Bulacan execs puzzled by woes faced by tobacco firm
CITY OF MALOLOS—Bulacan province considers the tobacco firm Mighty Corp. based here as a boon to its economy, and its officials are surprised other tobacco manufacturers have been raring to see the company fall.
Originally La Campana Fabrica de Tabacos Inc., Mighty is giving jobs directly and indirectly to at least 2,000 people, according to Oscar Barrientos, the company vice president.
Roseth Eleogo, 29, a plant worker from Barangay Maysantol in Bulakan town, said she takes home a monthly salary of almost P12,000 and has been happy about Mighty’s operations in the province.
Mighty’s manufacturing plant in Barangay Tikay here earned gross receipts this year from which City Hall was paid P7,576,425.28 in business taxes, said Mayor Christian Natividad.
But industry leaders have urged the Bureau of Internal Revenue to investigate the firm because of allegations that it was undercutting the competition, Barrientos said on Thursday.
He said Mighty’s sales and share in the market represented more than 20 percent, a sharp rise from its 3-percent take in previous years.
The firm has targeted the low-end consumers and has been selling lower-priced cigarettes, he said, adding that it was a business strategy that appeared to have threatened the industry’s top players.
Gov. Wilhelmino Sy-Alvarado said Mighty, given its history in Bulacan, had been an “economic asset the province would regret losing.”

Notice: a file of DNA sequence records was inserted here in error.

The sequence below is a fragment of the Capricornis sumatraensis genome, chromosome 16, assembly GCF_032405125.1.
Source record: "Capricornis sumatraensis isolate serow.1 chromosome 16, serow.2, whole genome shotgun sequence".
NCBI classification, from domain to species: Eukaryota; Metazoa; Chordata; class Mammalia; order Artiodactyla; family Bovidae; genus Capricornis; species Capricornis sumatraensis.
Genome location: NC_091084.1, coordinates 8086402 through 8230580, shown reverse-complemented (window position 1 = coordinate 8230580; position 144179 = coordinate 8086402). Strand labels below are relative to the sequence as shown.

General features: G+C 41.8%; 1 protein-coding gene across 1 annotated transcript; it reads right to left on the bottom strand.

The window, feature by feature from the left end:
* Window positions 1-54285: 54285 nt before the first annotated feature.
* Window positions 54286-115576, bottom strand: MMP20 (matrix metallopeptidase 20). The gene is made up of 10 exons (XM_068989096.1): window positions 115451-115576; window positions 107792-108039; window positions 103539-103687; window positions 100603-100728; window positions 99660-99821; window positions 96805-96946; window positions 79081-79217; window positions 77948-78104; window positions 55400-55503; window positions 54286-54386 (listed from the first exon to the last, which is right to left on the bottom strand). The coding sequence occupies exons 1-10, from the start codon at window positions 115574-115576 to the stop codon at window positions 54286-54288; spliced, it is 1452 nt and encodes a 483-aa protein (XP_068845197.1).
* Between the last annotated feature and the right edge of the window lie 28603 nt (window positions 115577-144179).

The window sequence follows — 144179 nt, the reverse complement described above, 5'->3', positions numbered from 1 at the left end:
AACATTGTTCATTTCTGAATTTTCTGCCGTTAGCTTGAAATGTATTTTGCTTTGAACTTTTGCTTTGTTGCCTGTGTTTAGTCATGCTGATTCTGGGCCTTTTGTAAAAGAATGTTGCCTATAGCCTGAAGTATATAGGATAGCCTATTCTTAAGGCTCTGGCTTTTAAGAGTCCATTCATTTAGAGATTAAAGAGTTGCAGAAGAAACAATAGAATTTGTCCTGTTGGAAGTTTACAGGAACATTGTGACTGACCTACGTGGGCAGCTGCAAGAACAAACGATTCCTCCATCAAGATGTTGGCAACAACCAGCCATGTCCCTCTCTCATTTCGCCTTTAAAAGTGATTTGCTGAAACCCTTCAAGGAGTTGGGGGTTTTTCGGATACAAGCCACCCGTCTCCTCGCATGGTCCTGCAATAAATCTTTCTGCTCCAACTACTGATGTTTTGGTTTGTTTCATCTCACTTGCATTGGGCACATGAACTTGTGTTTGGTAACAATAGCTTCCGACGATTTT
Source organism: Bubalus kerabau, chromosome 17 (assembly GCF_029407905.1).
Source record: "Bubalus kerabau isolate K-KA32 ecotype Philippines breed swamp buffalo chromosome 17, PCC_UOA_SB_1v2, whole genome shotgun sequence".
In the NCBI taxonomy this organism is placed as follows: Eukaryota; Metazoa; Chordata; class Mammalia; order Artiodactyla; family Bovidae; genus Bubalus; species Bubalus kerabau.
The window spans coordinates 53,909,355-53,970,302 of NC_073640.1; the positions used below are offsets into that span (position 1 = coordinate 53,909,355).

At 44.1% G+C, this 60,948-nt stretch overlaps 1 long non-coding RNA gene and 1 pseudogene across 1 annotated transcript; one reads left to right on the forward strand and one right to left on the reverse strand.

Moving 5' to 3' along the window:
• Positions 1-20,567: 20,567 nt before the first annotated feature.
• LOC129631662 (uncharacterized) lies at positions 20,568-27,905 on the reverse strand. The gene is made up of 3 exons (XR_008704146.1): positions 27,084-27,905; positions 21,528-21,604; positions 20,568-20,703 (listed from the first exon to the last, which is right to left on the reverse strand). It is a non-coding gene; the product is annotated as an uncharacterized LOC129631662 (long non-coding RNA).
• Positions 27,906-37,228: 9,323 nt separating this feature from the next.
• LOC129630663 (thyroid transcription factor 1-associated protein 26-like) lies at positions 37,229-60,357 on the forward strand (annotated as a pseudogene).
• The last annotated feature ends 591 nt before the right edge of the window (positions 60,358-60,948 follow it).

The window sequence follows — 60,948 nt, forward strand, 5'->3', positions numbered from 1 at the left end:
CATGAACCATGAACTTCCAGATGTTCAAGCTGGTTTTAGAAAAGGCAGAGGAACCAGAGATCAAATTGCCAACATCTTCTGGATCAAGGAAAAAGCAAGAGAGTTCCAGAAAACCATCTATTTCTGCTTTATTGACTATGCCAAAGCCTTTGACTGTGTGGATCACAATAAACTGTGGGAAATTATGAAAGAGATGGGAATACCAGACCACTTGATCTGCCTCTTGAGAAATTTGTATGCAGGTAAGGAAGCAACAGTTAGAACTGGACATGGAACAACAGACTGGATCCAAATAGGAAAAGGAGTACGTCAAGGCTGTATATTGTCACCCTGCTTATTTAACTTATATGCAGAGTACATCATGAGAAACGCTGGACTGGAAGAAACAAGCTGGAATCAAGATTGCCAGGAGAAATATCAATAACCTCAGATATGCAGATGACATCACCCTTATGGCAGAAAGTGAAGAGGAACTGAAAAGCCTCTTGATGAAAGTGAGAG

He said the firm was not doing well for a time until the last few years when it started to profit once more in the cigarette market.
“Before this was a losing business, so now that it’s earning why would they want it stopped?” he said.
Barrientos said unnamed tobacco companies also asked for a congressional investigation, which, he added, Mighty welcomed “to clear the air.”
But the investigation should cover all players in the tobacco industry, he said.
The controversy also appeared to be a fallout from the passage and enforcement of Republic Act No. 10351 (the sin tax law of 2012), which will change the way cigarettes are priced in the market.
“After five years, there will be a unitary tax [on all tobacco products], so all the prices will be even. It is just a period of adjustment today,” Barrientos said.
He said the company started making profits in January when the sin tax law took effect. He said consumers started switching to their brands, despite the fact that the law compelled them to raise prices from P18 to P25 a pack. Carmela Reyes-Estrope, Inquirer Central Luzon
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